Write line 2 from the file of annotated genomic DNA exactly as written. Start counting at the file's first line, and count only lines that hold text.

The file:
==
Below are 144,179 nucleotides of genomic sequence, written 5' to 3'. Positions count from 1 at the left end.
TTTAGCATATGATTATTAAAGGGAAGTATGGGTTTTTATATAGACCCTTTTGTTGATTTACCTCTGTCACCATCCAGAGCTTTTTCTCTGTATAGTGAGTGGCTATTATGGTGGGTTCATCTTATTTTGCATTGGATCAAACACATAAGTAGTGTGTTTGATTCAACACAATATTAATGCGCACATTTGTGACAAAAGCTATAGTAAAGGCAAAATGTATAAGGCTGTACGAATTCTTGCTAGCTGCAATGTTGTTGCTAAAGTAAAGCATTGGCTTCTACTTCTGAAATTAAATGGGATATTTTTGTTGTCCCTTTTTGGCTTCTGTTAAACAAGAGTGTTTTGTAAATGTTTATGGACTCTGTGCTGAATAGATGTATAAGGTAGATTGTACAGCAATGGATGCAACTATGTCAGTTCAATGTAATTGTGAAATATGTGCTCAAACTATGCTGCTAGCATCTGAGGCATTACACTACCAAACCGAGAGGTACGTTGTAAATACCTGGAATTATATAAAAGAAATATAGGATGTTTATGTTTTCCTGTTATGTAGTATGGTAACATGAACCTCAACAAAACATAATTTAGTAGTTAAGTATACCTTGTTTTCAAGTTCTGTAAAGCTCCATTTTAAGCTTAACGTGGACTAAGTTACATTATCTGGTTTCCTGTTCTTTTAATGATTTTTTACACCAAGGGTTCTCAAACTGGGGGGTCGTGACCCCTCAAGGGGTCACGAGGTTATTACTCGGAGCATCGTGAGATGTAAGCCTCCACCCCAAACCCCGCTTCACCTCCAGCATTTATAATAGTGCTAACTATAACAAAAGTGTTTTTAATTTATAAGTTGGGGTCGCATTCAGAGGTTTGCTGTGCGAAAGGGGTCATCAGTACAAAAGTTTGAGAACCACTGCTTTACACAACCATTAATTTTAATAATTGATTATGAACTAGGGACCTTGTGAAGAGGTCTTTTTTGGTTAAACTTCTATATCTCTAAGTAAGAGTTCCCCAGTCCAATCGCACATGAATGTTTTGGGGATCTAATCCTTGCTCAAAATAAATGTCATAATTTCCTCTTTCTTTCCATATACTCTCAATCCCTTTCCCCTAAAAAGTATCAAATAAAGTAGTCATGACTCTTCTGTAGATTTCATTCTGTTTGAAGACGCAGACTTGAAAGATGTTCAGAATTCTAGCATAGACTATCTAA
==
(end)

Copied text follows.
TTTAGCATATGATTATTAAAGGGAAGTATGGGTTTTTATATAGACCCTTTTGTTGATTTACCTCTGTCACCATCCAGAGCTTTTTCTCTGTATAGTGAGTGGCTATTATGGTGGGTTCATCTTATTTTGCATTGGATCAAACACATAAGTAGTGTGTTTGATTCAACACAATATTAATGCGCACATTTGTGACAAAAGCTATAGTAAAGGCAAAATGTATAAGGCTGTACGAATTCTTGCTAGCTGCAATGTTGTTGCTAAAGTAAAGCATTGGCTTCTACTTCTGAAATTAAATGGGATATTTTTGTTGTCCCTTTTTGGCTTCTGTTAAACAAGAGTGTTTTGTAAATGTTTATGGACTCTGTGCTGAATAGATGTATAAGGTAGATTGTACAGCAATGGATGCAACTATGTCAGTTCAATGTAATTGTGAAATATGTGCTCAAACTATGCTGCTAGCATCTGAGGCATTACACTACCAAACCGAGAGGTACGTTGTAAATACCTGGAATTATATAAAAGAAATATAGGATGTTTATGTTTTCCTGTTATGTAGTATGGTAACATGAACCTCAACAAAACATAATTTAGTAGTTAAGTATACCTTGTTTTCAAGTTCTGTAAAGCTCCATTTTAAGCTTAACGTGGACTAAGTTACATTATCTGGTTTCCTGTTCTTTTAATGATTTTTTACACCAAGGGTTCTCAAACTGGGGGGTCGTGACCCCTCAAGGGGTCACGAGGTTATTACTCGGAGCATCGTGAGATGTAAGCCTCCACCCCAAACCCCGCTTCACCTCCAGCATTTATAATAGTGCTAACTATAACAAAAGTGTTTTTAATTTATAAGTTGGGGTCGCATTCAGAGGTTTGCTGTGCGAAAGGGGTCATCAGTACAAAAGTTTGAGAACCACTGCTTTACACAACCATTAATTTTAATAATTGATTATGAACTAGGGACCTTGTGAAGAGGTCTTTTTTGGTTAAACTTCTATATCTCTAAGTAAGAGTTCCCCAGTCCAATCGCACATGAATGTTTTGGGGATCTAATCCTTGCTCAAAATAAATGTCATAATTTCCTCTTTCTTTCCATATACTCTCAATCCCTTTCCCCTAAAAAGTATCAAATAAAGTAGTCATGACTCTTCTGTAGATTTCATTCTGTTTGAAGACGCAGACTTGAAAGATGTTCAGAATTCTAGCATAGACTATCTAA